District 6 Council Wonders:
Wheres the Economic Boom?
Delegates listen to reports from
western Pennsylvania, western New York and West Virginia (above). District Pres. John
Lambiase chaired the meeting (above right). The council thrilled to Junk Yard Dogs
United, a skit written by Lynda Timblin, Local 618, with help from Rich Drylie,
Local 683. The skit, which celebrated the importance of organizing, included song parodies
such as I Get By With a Little Help from UE. From left, Rich Drylie, Dave
Kitchen, Donna Cramer (seated), Lynda Timblin and Tom Migdal.
Wheres the economic boom? That question appeared repeatedly at the
District Six Council meeting here Feb. 20 as speakers pointed to the threats against
Social Security, employer attacks on health insurance, on and off again overtime, layoffs
and plant closings.
A strong union remains the best defense during boom or bust, delegates
agreed. District Pres. John Lambiase, chairing his first council meeting, stressed
the importance of locals supporting one another.
A BOOM FOR THE WEALTHY ...
... A BANG FOR WORKERS
The present economy is "a boom for the wealthy and a bang for the
union worker," commented Dir. of Org. Bob Kingsley in his remarks. "When
are we going to feel the positive effects of the expanding economy?" Nationwide,
manufacturing jobs continue to be eliminated while the growing economy adds new jobs
overall at one-third less than a living wage and with little or no insurance, he said.
Meanwhile, 62 percent of the new wealth created goes to the richest 1 percent, Kingsley
UE has seen four locals forced to strike since the National convention in
August because of employer attempts to worsen health insurance, Kingsley said, and some
union members are again threatened with plant closings despite the economic boom.
"What has happened to the recovery?" he asked.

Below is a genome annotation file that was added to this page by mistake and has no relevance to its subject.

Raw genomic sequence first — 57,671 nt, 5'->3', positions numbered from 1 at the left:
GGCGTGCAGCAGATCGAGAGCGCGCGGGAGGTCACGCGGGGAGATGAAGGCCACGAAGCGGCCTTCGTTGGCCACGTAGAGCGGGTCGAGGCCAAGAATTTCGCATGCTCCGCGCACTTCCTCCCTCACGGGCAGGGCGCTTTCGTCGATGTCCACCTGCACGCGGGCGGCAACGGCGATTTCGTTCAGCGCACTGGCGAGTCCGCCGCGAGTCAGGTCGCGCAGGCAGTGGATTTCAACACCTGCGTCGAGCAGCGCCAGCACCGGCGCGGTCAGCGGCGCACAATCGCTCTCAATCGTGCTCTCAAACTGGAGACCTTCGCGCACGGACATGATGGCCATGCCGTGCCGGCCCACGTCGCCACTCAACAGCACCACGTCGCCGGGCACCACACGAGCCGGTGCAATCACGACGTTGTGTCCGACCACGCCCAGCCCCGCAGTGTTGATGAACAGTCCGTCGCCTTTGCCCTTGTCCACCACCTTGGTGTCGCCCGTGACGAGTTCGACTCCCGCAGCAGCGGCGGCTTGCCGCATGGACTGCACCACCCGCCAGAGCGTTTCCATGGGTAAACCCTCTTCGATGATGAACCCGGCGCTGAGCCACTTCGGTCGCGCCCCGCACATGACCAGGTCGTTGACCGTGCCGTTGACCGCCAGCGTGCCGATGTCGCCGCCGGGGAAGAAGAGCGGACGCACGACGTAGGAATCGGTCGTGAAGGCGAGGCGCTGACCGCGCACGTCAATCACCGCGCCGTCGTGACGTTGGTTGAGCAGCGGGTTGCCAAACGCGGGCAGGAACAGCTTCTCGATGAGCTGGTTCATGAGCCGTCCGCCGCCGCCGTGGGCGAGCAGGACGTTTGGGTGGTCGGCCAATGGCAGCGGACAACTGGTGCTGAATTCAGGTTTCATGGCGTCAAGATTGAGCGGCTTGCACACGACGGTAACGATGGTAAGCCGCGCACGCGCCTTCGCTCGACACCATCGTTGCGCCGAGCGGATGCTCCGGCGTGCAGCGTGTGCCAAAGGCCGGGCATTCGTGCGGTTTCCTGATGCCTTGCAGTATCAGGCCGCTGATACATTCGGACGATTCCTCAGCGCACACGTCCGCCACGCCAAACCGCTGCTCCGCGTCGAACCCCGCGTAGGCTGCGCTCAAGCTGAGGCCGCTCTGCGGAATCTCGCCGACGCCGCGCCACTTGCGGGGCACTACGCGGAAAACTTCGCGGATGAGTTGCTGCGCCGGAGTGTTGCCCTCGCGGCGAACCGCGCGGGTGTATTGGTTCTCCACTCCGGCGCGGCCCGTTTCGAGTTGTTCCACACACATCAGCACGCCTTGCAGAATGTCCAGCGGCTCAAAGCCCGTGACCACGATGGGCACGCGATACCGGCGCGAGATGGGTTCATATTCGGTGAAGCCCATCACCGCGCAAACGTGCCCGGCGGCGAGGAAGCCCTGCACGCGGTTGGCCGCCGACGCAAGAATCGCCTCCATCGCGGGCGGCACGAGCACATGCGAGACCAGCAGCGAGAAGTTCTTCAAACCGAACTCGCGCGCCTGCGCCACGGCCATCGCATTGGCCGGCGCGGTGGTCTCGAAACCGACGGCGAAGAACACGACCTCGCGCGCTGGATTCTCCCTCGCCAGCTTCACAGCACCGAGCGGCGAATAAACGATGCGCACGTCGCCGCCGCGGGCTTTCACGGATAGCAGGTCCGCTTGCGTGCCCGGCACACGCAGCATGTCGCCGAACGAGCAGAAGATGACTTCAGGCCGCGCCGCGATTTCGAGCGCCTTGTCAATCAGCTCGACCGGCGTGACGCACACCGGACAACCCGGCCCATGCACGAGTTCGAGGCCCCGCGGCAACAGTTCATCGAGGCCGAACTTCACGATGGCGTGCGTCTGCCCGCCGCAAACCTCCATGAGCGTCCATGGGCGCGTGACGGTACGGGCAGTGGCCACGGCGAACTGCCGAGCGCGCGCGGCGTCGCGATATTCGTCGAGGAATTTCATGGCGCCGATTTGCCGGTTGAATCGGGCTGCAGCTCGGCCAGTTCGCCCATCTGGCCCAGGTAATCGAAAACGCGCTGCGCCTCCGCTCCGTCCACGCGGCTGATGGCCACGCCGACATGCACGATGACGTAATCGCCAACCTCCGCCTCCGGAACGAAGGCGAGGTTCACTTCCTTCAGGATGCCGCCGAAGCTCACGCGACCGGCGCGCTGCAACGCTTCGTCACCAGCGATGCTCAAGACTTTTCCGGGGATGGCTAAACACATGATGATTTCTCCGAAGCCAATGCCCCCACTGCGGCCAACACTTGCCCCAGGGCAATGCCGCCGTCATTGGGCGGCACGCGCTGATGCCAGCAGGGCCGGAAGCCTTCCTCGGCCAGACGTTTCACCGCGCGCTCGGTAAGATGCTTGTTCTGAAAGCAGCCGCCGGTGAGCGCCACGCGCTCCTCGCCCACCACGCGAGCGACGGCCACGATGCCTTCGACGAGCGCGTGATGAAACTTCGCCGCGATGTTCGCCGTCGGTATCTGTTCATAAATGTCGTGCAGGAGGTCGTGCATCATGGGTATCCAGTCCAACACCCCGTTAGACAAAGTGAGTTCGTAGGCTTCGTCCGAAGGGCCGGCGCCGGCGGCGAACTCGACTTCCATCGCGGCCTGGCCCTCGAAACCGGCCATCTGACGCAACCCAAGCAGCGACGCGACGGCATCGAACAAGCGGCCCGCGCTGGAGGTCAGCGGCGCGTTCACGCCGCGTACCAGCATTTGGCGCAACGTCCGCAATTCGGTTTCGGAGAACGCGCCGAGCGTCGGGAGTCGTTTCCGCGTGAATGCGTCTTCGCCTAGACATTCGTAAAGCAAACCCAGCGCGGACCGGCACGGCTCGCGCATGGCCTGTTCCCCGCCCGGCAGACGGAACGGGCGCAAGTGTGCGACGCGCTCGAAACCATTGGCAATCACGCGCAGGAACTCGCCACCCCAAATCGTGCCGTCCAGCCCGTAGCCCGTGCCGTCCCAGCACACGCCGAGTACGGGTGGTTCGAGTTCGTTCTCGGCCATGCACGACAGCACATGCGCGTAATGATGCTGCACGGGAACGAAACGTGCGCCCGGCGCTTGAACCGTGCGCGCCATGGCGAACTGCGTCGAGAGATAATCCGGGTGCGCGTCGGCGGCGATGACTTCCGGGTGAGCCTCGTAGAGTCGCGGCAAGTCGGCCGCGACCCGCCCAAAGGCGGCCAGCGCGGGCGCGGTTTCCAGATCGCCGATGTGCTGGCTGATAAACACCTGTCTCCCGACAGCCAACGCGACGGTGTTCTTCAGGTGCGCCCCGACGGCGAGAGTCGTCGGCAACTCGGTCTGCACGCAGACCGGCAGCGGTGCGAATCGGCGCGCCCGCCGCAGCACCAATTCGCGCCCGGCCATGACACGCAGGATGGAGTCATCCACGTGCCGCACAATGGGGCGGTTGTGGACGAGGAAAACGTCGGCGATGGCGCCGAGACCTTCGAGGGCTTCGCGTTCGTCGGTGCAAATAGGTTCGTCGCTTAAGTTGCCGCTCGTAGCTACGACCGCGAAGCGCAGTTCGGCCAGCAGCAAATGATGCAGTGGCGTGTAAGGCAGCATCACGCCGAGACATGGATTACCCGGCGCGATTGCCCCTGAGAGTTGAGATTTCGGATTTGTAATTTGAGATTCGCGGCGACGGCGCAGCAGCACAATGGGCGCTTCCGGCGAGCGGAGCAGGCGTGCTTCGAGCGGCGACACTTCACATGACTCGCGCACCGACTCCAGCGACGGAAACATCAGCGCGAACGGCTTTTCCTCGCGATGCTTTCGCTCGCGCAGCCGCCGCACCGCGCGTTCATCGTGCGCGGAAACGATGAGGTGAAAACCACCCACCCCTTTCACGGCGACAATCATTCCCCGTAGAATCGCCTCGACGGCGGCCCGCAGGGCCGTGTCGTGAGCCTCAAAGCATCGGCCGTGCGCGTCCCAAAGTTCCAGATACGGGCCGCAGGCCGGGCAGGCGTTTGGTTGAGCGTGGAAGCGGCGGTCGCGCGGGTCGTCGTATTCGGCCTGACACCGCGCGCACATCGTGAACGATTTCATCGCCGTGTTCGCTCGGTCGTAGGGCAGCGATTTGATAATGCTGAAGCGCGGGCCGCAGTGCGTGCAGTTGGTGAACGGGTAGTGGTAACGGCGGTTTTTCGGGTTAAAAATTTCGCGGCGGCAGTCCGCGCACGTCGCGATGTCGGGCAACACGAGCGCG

The union is fighting for new UE members in neighboring Ohio who face a
tough struggle for a first contract from their employer, the Glastic Corp., owned by a
major Japanese corporation, the UE officer said.
SOCIAL SECURITY ...
TURN IT OVER TO WALL STREET?
The present economic boom gives the impression that workers would be
better off by turning Social Security over to Wall Street. Dont believe it, warned Howard
Harris of the Pennsylvania State University Labor Education Program.
Prof. Harris gave delegates the facts that show the strengths of the
present Social Security system and the potential to strengthen it. And he pointed out that
while the wealthy will become richer by plundering our Social Security, the 66 percent of
retirees who rely on the system for half or more of their incomes will be placed at risk (see: our online workshop about Social Security).
An economics workshop led by Linda Wambaugh and Barney Oursler
of the Pittsburgh Living Wage Campaign
pointed out that between 1990 and 1995 corporate profits have gone up 75 percent and CEO
compensation 95 percent while workers real wages declined by 9 percent.
Despite the "boom" 37 million people live below the official poverty line and 42
million Americans have no health insurance, they observed.
Reporting on the recent meeting of the General Executive Board, District
Sec. Dave Adams told delegates that the UE leadership is weighing the possibility of
staggering the schedule of national union events as part of the continuing effort to
balance activities and finances.
Delegates, meanwhile, took the first step towards returning the council to
three meetings a year. A second reading and vote is required for this constitutional
change to be implemented.